Standard or universal precautions are essential in trauma. They serve two purposes: keeping you safe from exposure to body fluids, and keeping you from contaminating any open wounds. Unfortunately, they are not used as “universally” as they should be.
I’ve heard a number of excuses for not wearing them:
- I don’t have time to put them on
- They’re so hot!
- It’s just a kid, I have nothing to worry about
All wrong! It takes less than 30 seconds to put them on. And yes, they may be a little warm, but if you have time to notice, then your trauma activations are taking too long. Anyone, including children, may have diseases you don’t want to share.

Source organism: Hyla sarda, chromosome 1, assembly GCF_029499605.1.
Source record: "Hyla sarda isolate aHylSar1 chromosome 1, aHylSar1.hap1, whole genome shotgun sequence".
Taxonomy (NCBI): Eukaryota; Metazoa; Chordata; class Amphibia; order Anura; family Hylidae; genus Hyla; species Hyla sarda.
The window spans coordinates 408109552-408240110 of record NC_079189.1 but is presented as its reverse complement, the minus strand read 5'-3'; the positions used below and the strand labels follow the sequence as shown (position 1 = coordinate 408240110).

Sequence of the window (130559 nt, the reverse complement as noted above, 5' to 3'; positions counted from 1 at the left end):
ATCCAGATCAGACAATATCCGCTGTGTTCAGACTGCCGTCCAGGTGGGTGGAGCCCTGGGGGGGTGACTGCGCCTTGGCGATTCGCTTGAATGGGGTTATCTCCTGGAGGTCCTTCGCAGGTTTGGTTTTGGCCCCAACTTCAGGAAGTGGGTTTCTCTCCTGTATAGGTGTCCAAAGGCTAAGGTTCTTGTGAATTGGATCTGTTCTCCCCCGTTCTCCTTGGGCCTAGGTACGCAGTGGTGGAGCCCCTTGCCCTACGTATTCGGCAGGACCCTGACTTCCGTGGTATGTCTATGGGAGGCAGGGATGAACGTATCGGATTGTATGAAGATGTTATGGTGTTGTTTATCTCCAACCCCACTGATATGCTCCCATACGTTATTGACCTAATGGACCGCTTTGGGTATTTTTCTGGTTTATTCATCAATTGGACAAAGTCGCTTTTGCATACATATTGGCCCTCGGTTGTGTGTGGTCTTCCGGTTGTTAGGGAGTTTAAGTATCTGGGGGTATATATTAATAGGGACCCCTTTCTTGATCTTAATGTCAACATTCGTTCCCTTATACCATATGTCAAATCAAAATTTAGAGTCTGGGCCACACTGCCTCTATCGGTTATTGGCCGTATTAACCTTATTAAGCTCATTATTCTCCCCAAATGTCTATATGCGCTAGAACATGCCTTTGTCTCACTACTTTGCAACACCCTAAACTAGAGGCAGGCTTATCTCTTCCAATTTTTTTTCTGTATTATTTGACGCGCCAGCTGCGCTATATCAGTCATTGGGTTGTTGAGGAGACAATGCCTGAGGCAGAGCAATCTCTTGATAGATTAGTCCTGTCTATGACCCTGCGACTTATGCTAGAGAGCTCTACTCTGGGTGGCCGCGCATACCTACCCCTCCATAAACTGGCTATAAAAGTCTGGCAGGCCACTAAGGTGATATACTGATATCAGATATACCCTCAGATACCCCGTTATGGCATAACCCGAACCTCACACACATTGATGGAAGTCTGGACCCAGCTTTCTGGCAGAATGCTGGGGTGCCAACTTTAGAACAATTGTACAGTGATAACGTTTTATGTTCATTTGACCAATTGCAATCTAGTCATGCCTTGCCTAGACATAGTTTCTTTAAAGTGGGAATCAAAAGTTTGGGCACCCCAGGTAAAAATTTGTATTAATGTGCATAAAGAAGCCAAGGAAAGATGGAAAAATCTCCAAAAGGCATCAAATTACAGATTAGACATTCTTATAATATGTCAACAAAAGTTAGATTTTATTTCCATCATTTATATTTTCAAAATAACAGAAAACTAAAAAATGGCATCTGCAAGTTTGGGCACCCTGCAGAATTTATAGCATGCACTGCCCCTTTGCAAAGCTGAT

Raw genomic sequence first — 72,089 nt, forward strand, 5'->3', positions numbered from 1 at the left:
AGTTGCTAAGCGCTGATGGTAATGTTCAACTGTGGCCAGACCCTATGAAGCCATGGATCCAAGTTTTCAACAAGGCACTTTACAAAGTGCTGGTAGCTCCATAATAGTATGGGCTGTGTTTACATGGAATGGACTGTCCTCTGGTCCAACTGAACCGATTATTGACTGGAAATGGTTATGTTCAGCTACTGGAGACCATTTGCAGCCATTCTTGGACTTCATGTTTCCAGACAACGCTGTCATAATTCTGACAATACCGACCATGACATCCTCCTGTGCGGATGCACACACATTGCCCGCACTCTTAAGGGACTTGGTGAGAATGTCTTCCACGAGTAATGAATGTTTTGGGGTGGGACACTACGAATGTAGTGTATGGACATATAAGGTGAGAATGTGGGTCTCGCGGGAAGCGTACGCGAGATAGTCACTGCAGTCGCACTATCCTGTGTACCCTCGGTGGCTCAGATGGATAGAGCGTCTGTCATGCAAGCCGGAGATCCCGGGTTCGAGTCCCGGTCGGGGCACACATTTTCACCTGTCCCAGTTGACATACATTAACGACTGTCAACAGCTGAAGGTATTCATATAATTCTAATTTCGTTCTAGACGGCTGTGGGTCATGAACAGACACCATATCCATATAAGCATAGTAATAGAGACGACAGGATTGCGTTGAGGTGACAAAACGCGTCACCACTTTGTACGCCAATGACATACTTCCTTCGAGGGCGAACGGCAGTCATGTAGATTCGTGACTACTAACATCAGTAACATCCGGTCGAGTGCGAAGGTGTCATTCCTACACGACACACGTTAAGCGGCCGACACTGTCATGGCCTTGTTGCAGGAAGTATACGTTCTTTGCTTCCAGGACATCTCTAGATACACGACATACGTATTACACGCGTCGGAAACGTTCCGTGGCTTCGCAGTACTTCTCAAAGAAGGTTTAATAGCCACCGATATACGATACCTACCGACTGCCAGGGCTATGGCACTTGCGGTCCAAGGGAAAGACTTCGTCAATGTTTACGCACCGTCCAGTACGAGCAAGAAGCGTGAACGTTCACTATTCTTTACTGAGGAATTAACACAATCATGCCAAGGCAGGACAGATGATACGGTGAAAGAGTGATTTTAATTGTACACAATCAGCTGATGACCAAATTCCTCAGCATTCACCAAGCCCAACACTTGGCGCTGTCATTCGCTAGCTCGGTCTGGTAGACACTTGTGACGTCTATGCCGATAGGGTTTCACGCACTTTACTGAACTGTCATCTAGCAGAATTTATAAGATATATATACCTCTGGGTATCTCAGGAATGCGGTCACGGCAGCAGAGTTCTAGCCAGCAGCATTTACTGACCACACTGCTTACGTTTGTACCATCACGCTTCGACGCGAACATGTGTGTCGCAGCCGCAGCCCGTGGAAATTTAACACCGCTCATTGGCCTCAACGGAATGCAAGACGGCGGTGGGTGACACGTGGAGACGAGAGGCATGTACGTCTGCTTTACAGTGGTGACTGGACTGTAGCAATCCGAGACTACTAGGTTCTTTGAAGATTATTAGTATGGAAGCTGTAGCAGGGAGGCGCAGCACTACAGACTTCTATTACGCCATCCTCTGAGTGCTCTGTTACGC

There are two major reasons that are legitimate and must be addressed:
- They are not conveniently placed. The deeper in the trauma room they are, the less likely anyone is to wear them (see photo). Place them just outside the door to your trauma bay in plain sight.
- Their use is not enforced. Assign specific people the role of PPE police. Emergency physicians and surgeons are optimal, but the charge nurse or others in authority positions are fine.
Develop a culture where the expectation is that everyone who enters the trauma bay, no matter what their rank, must be wearing their protective gear. Your philosophy should be “it’s not just a good idea, it’s the law.”